The unevenness between moments is pronounced in its oddness: we get a beautiful shot of Demona revealing herself, somewhat earned by her uncertain survival in her last appearance but still unexpectedly monumental; meanwhile, Angela’s extremely serious injury in battle with the Hunters is animated with a comparable level of danger to previous combat scenes (this is at least partially down to S&P guidelines too – Angela’s attacked by an electric net, which visually doesn’t have the punch of a stabbing or some other visibly “special” wound). It’s only retroactively, when we have a quiet scene of all the gargoyles gathered around her at the clock tower and worrying she might not live until dawn, that the seriousness of the consequences dawns on the viewer. And it really is an animation over writing issue – the script takes care to have a setup early on about Brooklyn healing a minor injury during the day so that it can remove the safety of stone healing with Angela’s injury. It’s something of a major moment to trip up on too, as Angela’s potential demise leads Goliath to swear that he’ll kill the Hunters in revenge.
And the Hunters, meanwhile, are a house divided: Robyn and Jason seem content to carry out the grudge on Demona, whom they “know” is evil, and leave it at that. But Jon, who gets veto power as the clear head of the group, makes a bold declaration that “the only good gargoyle is a DEAD gargoyle.” So, that can only lead to understanding and good things going forward, right?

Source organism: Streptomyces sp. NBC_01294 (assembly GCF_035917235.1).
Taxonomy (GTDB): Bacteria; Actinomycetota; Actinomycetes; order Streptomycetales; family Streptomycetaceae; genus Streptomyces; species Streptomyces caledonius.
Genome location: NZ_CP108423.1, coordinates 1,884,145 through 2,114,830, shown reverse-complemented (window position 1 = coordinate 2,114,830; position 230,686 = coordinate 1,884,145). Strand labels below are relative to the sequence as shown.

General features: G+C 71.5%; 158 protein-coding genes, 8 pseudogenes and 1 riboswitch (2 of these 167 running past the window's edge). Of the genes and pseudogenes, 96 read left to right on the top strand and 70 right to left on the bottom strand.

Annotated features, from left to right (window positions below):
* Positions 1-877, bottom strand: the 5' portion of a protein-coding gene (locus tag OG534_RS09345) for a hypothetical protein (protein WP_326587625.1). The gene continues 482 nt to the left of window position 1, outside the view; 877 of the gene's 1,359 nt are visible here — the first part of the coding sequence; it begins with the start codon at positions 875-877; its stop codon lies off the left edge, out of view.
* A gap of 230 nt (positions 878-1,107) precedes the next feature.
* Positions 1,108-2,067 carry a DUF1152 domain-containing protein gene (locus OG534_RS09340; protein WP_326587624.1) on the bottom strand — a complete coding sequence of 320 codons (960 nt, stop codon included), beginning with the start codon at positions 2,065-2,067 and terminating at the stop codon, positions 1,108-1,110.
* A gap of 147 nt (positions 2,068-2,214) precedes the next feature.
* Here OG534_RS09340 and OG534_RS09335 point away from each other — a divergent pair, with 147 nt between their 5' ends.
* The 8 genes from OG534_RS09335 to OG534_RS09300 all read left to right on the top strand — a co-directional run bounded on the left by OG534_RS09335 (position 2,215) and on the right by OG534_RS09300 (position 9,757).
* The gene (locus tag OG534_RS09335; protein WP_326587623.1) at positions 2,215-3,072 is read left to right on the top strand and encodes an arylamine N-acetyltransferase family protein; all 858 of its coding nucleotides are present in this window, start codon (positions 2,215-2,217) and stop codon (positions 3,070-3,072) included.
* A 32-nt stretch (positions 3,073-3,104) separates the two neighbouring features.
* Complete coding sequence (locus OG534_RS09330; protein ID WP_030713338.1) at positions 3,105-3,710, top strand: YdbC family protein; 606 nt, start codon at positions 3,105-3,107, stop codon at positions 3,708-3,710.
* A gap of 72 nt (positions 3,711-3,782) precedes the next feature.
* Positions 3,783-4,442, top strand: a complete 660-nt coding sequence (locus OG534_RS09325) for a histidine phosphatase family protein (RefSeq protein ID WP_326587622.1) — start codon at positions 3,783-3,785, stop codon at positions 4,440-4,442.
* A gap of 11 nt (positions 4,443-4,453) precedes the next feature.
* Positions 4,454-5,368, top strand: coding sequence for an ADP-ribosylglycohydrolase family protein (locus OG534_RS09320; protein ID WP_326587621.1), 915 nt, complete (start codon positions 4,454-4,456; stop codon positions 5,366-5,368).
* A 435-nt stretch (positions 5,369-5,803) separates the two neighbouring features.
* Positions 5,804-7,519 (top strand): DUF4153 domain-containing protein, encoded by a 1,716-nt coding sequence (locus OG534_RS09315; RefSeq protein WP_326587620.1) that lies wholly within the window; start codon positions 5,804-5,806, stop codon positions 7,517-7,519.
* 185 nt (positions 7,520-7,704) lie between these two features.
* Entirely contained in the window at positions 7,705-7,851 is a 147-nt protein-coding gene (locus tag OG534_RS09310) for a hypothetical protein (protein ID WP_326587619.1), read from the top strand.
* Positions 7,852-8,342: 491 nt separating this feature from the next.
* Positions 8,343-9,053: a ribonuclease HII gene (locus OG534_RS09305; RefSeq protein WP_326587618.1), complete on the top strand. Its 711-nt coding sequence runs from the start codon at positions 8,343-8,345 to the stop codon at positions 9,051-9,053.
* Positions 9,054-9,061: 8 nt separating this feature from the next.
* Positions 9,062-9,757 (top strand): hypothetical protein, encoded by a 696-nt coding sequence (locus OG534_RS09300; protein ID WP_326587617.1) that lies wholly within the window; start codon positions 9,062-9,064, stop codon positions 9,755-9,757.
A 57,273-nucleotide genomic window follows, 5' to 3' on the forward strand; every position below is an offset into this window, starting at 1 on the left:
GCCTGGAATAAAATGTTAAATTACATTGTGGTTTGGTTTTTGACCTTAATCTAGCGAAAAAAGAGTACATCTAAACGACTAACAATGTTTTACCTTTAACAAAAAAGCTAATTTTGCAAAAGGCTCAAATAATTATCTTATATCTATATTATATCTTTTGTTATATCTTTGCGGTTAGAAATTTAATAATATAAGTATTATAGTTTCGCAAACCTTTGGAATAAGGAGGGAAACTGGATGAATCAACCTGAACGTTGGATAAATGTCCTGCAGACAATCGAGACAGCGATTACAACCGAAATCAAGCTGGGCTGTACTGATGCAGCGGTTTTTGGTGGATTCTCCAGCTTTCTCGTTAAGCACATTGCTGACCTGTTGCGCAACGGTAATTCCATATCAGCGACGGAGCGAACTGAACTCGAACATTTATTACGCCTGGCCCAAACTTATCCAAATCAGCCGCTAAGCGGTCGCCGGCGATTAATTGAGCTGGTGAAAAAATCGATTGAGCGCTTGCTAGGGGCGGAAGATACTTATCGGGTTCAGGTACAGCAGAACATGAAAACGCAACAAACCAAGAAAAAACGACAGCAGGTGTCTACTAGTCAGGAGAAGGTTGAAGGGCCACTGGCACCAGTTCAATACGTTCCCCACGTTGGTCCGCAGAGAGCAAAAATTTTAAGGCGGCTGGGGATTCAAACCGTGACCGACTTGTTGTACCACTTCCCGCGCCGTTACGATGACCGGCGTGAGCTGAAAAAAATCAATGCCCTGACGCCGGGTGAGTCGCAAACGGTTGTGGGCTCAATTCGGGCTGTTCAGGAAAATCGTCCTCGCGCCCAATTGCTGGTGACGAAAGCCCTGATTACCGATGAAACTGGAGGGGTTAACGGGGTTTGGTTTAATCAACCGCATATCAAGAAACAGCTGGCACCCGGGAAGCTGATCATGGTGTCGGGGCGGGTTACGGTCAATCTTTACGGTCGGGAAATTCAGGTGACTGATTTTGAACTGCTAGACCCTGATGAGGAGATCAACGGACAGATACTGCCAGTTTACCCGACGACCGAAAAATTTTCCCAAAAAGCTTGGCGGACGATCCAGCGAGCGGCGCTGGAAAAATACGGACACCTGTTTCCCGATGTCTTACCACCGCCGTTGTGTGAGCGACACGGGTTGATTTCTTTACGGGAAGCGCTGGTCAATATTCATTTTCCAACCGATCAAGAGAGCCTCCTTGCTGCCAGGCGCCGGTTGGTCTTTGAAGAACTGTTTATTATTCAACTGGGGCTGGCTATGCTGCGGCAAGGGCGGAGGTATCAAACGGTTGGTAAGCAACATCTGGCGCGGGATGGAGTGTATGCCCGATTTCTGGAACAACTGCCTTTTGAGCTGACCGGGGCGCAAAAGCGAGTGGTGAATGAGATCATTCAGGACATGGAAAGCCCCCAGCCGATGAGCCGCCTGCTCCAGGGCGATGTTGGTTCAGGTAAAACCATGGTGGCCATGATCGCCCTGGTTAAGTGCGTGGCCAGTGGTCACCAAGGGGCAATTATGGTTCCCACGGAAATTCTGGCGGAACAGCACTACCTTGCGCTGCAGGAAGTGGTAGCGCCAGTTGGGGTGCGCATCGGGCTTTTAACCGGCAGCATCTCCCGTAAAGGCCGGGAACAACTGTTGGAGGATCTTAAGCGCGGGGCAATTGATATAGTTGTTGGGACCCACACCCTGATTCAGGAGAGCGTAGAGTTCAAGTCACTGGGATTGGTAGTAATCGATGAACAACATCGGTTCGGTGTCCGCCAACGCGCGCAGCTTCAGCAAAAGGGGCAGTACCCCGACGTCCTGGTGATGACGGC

Assassin’s Creed: StoneHunters coming 2019
Hunter’s Moon (Part 2)
See, the thing about this show is that when it’s good, it’s so damn good. And while we’ll talk more about the choice of this story arc as a finale next week, there’s no denying that this episode takes just about every opportunity to show off some great individual scenes.
Since it’s another arc about Demona and the Hunters, that means it’s also time to start pulling out flashbacks. This time it’s Florence, 1495, where Demona manages to track down a tablet of some apparent importance to her. While escaping she’s cornered by another generation of Hunter rigged up in a personal flying apparatus Da Vinci would be proud of, and she only narrowly escapes. It’s a pretty great aerial combat sequence, not overly complicated but smooth in what it does; and even though we know Demona obviously makes it out alright, there’s genuine tension in it just by virtue of the intensity of the cinematography and performances.
Not to be outdone, in the present the gang is gathered in the clock tower, moments before dawn. Angela, it seems, won’t make it until then – and seems ready to breathe her last until Elisa shows up to perform emergency CPR. This, too, is a beautiful scene for its little touches: Elisa’s hair is limp and frazzled as she works, and Angela is drawn with particular gaunt attention to her bone structure, making her look already like something of a corpse. Unlike Demona, we don’t know Angela’s fate, and even within the censorship standards of the time the risk of a character’s actual death feels very real. When Elisa is able to restart her heart, it feels like a genuinely won, narrow victory rather than a mandated cheat.